The second set of experiments examines how the performance of each algorithm depends on the true PF parameters and on the weight, κ, from Eq. (14) when the number of trials is fixed at n = 50. Each column of Fig. 7 shows the effect of varying one parameter while the remaining parameters are fixed at the values from setup A in Table I. In each column the vertical dotted line corresponds exactly to setup A and, therefore, to the results in the leftmost column of Fig. 6 at position n = 50. Curves are plotted for six algorithms: (i) AML from Brand and Kollmeier (2002), (ii) UML from Shen and Richards (2012), (iii) L1A-Ent, (iv) L2A-Ent, (v) L1A-Var, and (vi) L2A-Var. The variance-based algorithms, L1A-Var and L2A-Var have been omitted from columns 1, 3, and 4 for clarity. The AML and UML algorithms are omitted from column 5 since they do not use the κ parameter.

FIG. 7.

(Color online) Parameter sensitivity: Each of the first four columns shows how the performance of the algorithms changes as one parameter of the true PF is varied with the other parameters held at the values from setup A (indicated by the vertical dotted lines). The final column shows how performance varies as a function of the weight, κ, in Eq. (14). In all cases the number of trials is fixed at n = 50. Within each column, the upper two plots show the RMSE in the estimated SRT, α̂, and log-slope, logβ̂, and the lower two plots show the mean bias in these quantities. Curves are plotted for six algorithms: (i) AML from Brand and Kollmeier (2002), (ii) UML from Shen and Richards (2012), (iii) L1A-Ent, (iv) L2A-Ent, (v) L1A-Var, and (vi) L2A-Var. The variance-based algorithms, L1A-Var and L2A-Var, have been omitted from columns 1, 3, and 4 for clarity. The AML and UML algorithms are omitted from column 5 since they do not use the κ parameter.

FIG. 7.

(Color online) Parameter sensitivity: Each of the first four columns shows how the performance of the algorithms changes as one parameter of the true PF is varied with the other parameters held at the values from setup A (indicated by the vertical dotted lines). The final column shows how performance varies as a function of the weight, κ, in Eq. (14). In all cases the number of trials is fixed at n = 50. Within each column, the upper two plots show the RMSE in the estimated SRT, α̂, and log-slope, logβ̂, and the lower two plots show the mean bias in these quantities. Curves are plotted for six algorithms: (i) AML from Brand and Kollmeier (2002), (ii) UML from Shen and Richards (2012), (iii) L1A-Ent, (iv) L2A-Ent, (v) L1A-Var, and (vi) L2A-Var. The variance-based algorithms, L1A-Var and L2A-Var, have been omitted from columns 1, 3, and 4 for clarity. The AML and UML algorithms are omitted from column 5 since they do not use the κ parameter.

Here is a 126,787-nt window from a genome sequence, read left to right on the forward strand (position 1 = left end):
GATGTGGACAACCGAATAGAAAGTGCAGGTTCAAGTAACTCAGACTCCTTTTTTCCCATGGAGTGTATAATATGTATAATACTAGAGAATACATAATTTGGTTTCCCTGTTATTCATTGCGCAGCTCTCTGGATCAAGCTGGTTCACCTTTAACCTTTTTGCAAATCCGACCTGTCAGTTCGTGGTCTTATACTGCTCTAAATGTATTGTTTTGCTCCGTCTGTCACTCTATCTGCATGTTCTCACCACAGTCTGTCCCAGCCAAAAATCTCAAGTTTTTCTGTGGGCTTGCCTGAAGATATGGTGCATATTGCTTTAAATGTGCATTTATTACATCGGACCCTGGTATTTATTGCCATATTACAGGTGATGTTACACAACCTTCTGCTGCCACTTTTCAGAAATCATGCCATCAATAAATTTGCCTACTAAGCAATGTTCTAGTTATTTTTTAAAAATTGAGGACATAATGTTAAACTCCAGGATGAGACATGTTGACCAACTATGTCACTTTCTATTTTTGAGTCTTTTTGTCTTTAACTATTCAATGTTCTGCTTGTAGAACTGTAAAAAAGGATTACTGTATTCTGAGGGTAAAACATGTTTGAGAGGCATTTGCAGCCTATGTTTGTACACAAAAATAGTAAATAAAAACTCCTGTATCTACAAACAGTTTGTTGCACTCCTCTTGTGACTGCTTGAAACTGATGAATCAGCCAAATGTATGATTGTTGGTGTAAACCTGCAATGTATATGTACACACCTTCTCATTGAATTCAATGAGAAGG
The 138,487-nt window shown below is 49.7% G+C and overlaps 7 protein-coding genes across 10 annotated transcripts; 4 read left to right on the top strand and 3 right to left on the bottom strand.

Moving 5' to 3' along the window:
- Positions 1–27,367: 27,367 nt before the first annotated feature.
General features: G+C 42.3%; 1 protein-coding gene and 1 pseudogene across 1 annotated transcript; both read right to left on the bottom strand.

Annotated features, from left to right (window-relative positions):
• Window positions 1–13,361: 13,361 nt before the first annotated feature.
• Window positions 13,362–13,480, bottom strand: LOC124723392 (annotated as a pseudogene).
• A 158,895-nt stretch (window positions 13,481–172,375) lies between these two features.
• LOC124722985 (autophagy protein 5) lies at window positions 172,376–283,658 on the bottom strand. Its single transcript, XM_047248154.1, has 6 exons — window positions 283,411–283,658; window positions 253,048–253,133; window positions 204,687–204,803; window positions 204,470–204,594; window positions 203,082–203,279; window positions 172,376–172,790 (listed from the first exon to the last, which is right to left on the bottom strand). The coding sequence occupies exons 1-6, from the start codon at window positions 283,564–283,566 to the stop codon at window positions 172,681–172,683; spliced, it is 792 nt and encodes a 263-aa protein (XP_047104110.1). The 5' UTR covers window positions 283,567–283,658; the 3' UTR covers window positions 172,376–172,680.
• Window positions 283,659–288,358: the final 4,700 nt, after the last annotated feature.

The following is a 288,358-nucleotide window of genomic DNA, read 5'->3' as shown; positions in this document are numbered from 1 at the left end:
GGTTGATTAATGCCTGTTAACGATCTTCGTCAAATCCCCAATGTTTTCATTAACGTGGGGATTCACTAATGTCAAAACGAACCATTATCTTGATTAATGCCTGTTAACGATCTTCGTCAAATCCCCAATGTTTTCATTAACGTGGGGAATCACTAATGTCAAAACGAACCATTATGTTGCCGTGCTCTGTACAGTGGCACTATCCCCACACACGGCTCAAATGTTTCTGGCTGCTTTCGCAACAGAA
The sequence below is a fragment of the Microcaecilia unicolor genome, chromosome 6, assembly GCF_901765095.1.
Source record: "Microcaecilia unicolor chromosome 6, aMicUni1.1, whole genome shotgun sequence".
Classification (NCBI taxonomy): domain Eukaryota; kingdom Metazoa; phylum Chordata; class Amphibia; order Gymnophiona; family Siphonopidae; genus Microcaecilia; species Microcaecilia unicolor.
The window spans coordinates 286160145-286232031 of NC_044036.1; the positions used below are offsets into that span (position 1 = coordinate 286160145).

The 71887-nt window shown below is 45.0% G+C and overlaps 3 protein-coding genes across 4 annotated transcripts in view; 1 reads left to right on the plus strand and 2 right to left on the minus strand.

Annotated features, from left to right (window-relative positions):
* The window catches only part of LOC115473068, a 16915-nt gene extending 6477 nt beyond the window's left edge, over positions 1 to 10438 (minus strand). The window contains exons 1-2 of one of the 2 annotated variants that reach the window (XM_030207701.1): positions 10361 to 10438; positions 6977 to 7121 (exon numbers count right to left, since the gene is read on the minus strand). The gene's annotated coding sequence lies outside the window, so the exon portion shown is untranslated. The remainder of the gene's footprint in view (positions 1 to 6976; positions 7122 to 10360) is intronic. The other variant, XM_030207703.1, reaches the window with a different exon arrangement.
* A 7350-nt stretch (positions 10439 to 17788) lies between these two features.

Close modal

The leftmost column of Fig. 7 shows the effect of varying αTrue over the range ±20dB, which corresponds to the range of the default search grid. The upper two plots show that, except for the UML algorithm, this has little effect on the RMSE of the SRT and the log-slope. For the UML algorithm, however, the RMSE of both SRT and log-slope rise rapidly when αTrue approaches within 5dB of the upper edge of the search grid. The lower two plots in this column show that this is associated with a rapidly increasing negative bias in both SRT and log-slope.

The second column of Fig. 7 shows the effect of varying βTrue over the range 0.01–0.5dB1; this encompasses the range of slopes found by MacPherson and Akeroyd (2014). The upper plot confirms the earlier finding for setup D that all the algorithms converge to the correct SRT much more slowly when βTrue is low. The second plot shows that this is also true for the log-slope although the effect is less pronounced than for the SRT. The variance-based algorithms, L1A-Var and L2A-Var, are more affected by low values of βTrue than the other algorithms, which are very similar. Uniquely, the slope estimate of the UML algorithm is also affected adversely by high values of βTrue>0.15, which result in a large negative bias and high RMSE.